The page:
Elliot Anderson: Average Landscapes

January 13, 2007May 20, 2007

Connections Gallery
Drawing inspiration from the Fine Arts Museums' exceptional holdings in 19th-century landscape paintings, Elliot Anderson (b. 1960) explores the visual ideals encoded in these canvases. Anderson uses a self-designed software program to search for snapshots that tourists have uploaded on the Internet. Collecting pictures from these amateur sites with titles similar to those of the paintings in the museum—such as Yosemite Valley and Grand Canyon of the Yellowstone—he creates translucent film images that are combined into a single composite photograph. The resulting scene is displayed in a light box in order to make visible the layering of images, the aggregation of which represents an "average" viewpoint. By mapping the continuity of views and perceptions that have been received and encoded historically, these works connect contemporary museum visitors to their 19th-century ancestors and the ongoing set of assumptions that inform the tourist's experience in the landscape.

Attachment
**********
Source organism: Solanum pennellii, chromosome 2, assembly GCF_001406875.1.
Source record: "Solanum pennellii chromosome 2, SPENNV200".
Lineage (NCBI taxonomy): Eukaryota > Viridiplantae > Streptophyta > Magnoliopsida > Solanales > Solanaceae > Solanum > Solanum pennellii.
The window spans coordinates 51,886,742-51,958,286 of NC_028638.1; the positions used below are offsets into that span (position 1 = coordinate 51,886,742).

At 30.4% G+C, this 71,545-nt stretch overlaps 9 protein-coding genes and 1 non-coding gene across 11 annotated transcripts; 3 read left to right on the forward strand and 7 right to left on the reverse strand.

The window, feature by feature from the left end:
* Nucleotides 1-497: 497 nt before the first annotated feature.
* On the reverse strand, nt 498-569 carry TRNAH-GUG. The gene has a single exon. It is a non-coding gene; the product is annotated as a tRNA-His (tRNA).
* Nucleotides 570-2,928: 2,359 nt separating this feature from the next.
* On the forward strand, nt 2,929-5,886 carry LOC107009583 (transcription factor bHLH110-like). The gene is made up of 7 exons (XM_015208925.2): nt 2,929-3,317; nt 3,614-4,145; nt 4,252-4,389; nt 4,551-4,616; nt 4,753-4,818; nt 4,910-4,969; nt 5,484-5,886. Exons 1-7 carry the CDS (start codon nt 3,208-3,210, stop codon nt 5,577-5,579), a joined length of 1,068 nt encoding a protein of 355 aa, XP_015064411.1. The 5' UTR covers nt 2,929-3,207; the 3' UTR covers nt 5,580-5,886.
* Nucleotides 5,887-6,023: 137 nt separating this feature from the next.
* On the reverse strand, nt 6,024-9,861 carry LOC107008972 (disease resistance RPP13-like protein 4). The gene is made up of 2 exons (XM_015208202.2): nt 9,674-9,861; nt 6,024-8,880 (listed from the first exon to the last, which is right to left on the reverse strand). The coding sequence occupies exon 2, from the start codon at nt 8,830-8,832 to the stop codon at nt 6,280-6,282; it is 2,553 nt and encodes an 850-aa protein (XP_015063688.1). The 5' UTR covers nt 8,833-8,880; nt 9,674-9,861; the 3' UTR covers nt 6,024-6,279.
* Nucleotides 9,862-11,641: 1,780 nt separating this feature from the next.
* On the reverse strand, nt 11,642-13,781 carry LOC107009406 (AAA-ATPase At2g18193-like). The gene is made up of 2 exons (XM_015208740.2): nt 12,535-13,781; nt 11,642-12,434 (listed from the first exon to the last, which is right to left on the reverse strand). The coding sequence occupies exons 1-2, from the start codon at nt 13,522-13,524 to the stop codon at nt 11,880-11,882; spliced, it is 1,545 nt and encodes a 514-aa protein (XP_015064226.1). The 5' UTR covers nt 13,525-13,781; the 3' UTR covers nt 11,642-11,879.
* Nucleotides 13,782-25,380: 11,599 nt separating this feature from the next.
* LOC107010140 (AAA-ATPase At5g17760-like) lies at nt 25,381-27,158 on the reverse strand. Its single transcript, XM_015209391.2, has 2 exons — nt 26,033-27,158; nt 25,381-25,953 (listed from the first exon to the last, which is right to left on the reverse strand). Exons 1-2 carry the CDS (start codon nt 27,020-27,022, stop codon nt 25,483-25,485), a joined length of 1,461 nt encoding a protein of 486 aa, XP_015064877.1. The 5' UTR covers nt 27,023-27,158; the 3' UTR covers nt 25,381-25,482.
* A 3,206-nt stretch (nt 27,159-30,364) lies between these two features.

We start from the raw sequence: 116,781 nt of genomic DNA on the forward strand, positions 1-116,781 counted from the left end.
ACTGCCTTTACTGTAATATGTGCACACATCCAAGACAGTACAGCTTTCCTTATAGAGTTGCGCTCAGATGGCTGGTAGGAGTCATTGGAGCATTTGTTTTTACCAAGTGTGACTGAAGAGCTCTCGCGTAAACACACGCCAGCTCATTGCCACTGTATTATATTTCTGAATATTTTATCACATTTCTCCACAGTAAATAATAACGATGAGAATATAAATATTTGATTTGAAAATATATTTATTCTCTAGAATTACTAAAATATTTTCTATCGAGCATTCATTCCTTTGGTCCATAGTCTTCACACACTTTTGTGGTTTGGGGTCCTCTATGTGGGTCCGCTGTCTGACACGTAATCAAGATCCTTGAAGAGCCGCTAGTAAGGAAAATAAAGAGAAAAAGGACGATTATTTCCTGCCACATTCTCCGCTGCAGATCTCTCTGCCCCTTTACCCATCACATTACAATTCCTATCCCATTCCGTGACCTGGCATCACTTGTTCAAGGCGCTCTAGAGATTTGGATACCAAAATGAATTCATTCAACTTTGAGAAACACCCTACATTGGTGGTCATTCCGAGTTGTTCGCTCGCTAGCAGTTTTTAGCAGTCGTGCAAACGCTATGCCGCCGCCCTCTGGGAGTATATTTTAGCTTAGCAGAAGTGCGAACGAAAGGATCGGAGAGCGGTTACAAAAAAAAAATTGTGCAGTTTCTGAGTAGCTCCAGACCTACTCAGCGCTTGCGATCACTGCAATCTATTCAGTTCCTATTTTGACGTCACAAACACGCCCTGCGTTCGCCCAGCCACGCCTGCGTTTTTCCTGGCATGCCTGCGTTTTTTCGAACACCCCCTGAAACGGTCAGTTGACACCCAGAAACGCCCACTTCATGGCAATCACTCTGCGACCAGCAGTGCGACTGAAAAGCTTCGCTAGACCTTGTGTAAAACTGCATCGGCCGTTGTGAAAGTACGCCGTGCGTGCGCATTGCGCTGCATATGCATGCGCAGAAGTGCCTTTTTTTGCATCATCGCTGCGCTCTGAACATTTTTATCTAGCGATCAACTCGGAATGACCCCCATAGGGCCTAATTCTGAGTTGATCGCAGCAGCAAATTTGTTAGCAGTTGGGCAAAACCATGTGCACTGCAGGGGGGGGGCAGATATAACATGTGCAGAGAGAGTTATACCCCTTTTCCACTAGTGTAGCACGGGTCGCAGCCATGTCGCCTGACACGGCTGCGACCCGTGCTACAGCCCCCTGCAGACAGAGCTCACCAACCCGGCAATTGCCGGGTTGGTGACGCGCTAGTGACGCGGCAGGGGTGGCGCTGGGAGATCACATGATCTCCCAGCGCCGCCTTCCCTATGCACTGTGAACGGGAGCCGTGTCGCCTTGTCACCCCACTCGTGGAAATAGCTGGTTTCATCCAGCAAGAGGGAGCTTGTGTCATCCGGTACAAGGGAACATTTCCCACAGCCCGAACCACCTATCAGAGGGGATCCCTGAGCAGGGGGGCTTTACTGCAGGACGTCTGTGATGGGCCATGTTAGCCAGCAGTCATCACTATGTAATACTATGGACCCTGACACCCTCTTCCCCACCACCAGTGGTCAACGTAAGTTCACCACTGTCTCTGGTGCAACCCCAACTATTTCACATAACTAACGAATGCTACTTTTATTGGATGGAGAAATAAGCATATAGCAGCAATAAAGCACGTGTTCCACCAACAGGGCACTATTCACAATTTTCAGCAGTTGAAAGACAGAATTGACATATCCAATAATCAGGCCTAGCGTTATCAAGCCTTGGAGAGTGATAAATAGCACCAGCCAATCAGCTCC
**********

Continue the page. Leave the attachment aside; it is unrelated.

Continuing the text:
Developed by Daniell Cornell, the Fine Arts Museums' Director of Contemporary Art Projects, Collection Connections presents new works that aim to reinterpret traditional objects from the de Young's collections. Collection Connections is generously funded by the Annenberg Foundation.